Support Hyperallergic’s independent arts journalism.
MONTREAL — In 1984, French president François Mitterand summoned his country’s top fashion designers to a reception at the Élysée Palace. “Fashion is not simply something frivolous or even simply decorative,” he said addressing a crowd that included Madame Grès, Jean Paul Gaultier, and Thierry Mugler among others. “By creating fashions, you create forms of life, the pleasure of being, of coming and going. You inspire the many, you lend the seasons their colors, their continuity, their movement.”
An expert on visual seduction, Mugler has imbued fashion with such poetry for nearly five decades. A former dancer with a yearning for the theatre, his style combines operatic spectacle with the sumptuous delights of fabric. And for industry obsessives, his name belongs alongside other ateliers like Alexander McQueen and Gaultier who operate on a similar dark-fantasy frequency.
News that the Montreal Museum of Fine Arts would open the first retrospective of the designer’s work came as a surprise coup for the Canadian institution. Mugler, who retired from couture more than 15 years ago to pursue other creative projects, has a history of declining exhibition proposals from the world’s top museums, including New York’s Metropolitan Museum of Art, Paris’ Musée des Arts Décoratifs, and London’s Victoria & Albert Museum. The French designer agreed to a Montreal exhibition because of the institution’s track record with the successful 2016 Gaultier exhibition, which ultimately traveled around the world.
Thierry Mugler: Couturissime gathers more than 150 haute couture and ready-to-wear ensembles created between 1977 and 2014 from collections around the world, including the designer’s own 7,000-item archive. The exhibition and catalogue are both the result of three years’ hard work by curator Thierry-Maxime Loriot to envelop Mugler’s oeuvre in the sociopolitical context it was made in.
Organized like an opera with multiple acts, the show pits the clothier’s signature aesthetic against prevailing design philosophies and cultural taboos. Sequins gowns and chandelier bodices. Elizabethan goths and BDSM queens. Bowie martians and scantily-clad Virgins. Android eleganza and fishy couture. Everything from pop culture to counter-culture became fodder for Mugler’s embellished visions of humanity.
The exhibition opens with a selection of Mugler costumes from the 1985 Comédie-Française version of Macbeth. Constructing 70 garments for the theatre troupe’s twisted version of the Scottish play, the fashion designer drew inspiration from Queen Elizabeth’s unique style, indulging in the more macabre themes and elaborate details of her clothes. Consequently, the majority of Mugler’s costumes weighed over 40 pounds each with bulky fabrics, metal stud embellishments, and elaborate farthingales. (No surprise that this production was also the Comédie-Française’s most expensive show in over 300 years.) Large and imposing, these costumes provide Macbeth with a sinister gravitas. Elements of death linger on each garment; for example, the dresses that the three witches wear appear to be scorched at the bottom — as if they were recently held over a blazing pyre.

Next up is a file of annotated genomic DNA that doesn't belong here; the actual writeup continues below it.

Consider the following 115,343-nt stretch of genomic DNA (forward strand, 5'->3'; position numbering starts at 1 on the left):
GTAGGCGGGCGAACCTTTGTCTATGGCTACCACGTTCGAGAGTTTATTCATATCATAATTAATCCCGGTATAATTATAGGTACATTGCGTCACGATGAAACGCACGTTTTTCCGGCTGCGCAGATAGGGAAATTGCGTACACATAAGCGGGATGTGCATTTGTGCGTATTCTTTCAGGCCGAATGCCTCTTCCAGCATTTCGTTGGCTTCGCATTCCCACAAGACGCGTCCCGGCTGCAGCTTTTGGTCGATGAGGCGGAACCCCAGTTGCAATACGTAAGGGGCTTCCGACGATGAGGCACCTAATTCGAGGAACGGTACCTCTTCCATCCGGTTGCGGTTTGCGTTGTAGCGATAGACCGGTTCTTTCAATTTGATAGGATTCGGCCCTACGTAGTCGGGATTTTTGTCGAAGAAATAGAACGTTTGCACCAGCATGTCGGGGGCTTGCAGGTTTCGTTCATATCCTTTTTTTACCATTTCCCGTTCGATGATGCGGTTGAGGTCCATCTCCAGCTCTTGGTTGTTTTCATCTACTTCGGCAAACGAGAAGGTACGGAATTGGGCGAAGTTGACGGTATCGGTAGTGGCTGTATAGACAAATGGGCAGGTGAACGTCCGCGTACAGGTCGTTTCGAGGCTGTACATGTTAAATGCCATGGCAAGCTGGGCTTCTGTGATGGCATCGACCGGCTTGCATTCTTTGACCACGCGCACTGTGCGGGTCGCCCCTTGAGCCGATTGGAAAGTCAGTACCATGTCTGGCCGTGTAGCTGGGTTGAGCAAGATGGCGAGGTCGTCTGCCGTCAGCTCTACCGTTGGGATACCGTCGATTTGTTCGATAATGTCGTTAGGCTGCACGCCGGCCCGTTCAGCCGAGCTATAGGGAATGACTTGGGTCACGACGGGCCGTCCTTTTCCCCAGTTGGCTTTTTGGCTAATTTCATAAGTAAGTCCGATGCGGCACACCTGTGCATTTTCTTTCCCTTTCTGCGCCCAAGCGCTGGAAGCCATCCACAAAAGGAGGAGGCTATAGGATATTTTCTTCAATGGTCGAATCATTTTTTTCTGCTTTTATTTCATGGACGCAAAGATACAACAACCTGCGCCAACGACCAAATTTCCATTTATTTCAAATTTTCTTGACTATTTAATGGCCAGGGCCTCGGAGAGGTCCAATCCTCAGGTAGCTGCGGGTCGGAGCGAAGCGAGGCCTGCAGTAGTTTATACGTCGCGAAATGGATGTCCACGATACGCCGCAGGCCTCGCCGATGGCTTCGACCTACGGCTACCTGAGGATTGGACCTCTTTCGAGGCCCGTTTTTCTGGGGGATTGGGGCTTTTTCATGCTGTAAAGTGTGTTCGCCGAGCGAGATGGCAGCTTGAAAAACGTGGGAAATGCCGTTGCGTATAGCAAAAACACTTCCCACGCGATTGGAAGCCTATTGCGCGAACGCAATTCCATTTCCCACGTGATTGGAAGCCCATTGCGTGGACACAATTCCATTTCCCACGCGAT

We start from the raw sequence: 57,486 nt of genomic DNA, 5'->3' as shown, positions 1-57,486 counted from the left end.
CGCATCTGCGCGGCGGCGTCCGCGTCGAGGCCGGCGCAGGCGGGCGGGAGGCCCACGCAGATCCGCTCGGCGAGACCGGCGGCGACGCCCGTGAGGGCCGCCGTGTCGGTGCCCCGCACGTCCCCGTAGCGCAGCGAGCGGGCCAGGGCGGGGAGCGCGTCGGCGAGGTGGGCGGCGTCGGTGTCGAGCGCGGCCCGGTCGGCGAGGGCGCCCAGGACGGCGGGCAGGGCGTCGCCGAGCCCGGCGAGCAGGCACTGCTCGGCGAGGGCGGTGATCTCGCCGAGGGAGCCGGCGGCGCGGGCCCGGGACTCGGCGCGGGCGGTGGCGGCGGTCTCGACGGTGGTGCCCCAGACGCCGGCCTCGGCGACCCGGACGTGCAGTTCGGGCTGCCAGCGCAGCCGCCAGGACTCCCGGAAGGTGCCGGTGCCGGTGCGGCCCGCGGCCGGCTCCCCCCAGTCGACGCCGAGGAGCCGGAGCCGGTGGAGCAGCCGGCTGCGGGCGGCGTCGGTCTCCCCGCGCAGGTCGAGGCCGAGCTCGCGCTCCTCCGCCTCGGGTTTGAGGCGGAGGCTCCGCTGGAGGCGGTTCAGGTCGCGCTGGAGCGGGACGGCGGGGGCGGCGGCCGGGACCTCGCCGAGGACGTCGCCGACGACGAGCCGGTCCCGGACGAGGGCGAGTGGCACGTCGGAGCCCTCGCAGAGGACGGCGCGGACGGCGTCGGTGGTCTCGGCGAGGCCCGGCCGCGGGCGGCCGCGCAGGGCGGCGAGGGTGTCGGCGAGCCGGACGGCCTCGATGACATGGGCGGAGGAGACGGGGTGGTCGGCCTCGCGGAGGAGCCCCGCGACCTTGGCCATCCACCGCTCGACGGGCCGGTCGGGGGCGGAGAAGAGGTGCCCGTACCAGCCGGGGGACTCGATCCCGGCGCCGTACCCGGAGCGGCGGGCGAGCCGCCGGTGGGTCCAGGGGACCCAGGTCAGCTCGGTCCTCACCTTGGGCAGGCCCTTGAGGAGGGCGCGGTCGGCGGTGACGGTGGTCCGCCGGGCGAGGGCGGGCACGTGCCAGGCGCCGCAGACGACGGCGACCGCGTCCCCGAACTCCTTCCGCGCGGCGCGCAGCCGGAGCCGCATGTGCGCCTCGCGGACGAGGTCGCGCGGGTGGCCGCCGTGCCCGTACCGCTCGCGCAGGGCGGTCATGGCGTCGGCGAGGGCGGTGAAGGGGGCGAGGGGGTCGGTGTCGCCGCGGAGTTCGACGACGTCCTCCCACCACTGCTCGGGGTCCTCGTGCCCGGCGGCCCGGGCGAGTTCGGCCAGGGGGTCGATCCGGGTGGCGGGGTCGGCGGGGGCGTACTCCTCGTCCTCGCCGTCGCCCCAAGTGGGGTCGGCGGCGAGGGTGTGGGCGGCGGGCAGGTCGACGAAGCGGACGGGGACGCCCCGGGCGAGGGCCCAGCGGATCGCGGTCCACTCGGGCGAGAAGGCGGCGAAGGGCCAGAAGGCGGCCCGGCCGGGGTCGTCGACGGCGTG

But despite Couturissime’s initial impressions, Mugler’s work rarely evokes a funeral dirge. On the contrary, he is far more flexible in his attitudes, bending gothic overtures into pastiche, parody, and farce. These elements filters into his more lighthearted and humorous works, which often riff on American archetypes. One collection par excellence is 1992’s “Les Cow-boys,” which includes an ensemble featuring a devil-red bodice, crotchless chaps, and a cowboy hat — all dripping in ruby gemstones and crystals. (Try and convince me that this outfit doesn’t belong on Dolly Parton’s character in The Best Little Whorehouse in Texas.) For added effect, the exhibition designers have included a sequins double-cheeseburger. What’s more American than that?
For Mugler, a fashion show was never just a commercial presentation but a launchpad for his aesthetic ideologies. He was one of the first designers to employ supermodels and celebrities on the runway, turning his collections into must-see performance events that trumpeted Hollywood glamour and the myth of bodily perfection. But Mugler was also known to mix the socially sacred with the profane. He was a provocateur, inviting stars like Tippi Hedren and James Brown to the runway one day and showcasing the talents of drag artists and porn stars the next. (Oddly enough, in 1992 he even had a recently-divorced Ivana Trump share the stage with porn star Jeffrey Stryker.) Today, Mugler’s clients include personalities like Kim Kardashian and Cardi B.
What attracts people in the limelight to Mugler’s clothes? Perhaps it is the French designer’s capacity for absurdism and ostentatious design. Toward the end of Couturissime, there is a gallery staffed by a fleet of metal-clad mannequins. Assembled from his 1989–1990 winter/fall Hiver Buick collection, Muglers’s automaton outerwear was inspired by US automobiles from the 1950s, though there are obvious references to early-20th-century artists like Marcel Duchamp and Umberto Boccioni. Like convertible cars, Mugler clad his models in metal detachables and sheath gowns worn over minidresses. An aerodynamic “fender” bustier accessorized the look.
A hundred years from now, what will fashion historians say about Mugler’s legacy? Couturissime argues that the 70-year-old designer broke boundaries between performance and the runway; he brought kitsch to the forefront of couture while upholding the detailed elegance of his work. And by doing so, he made living sculptures out of his models.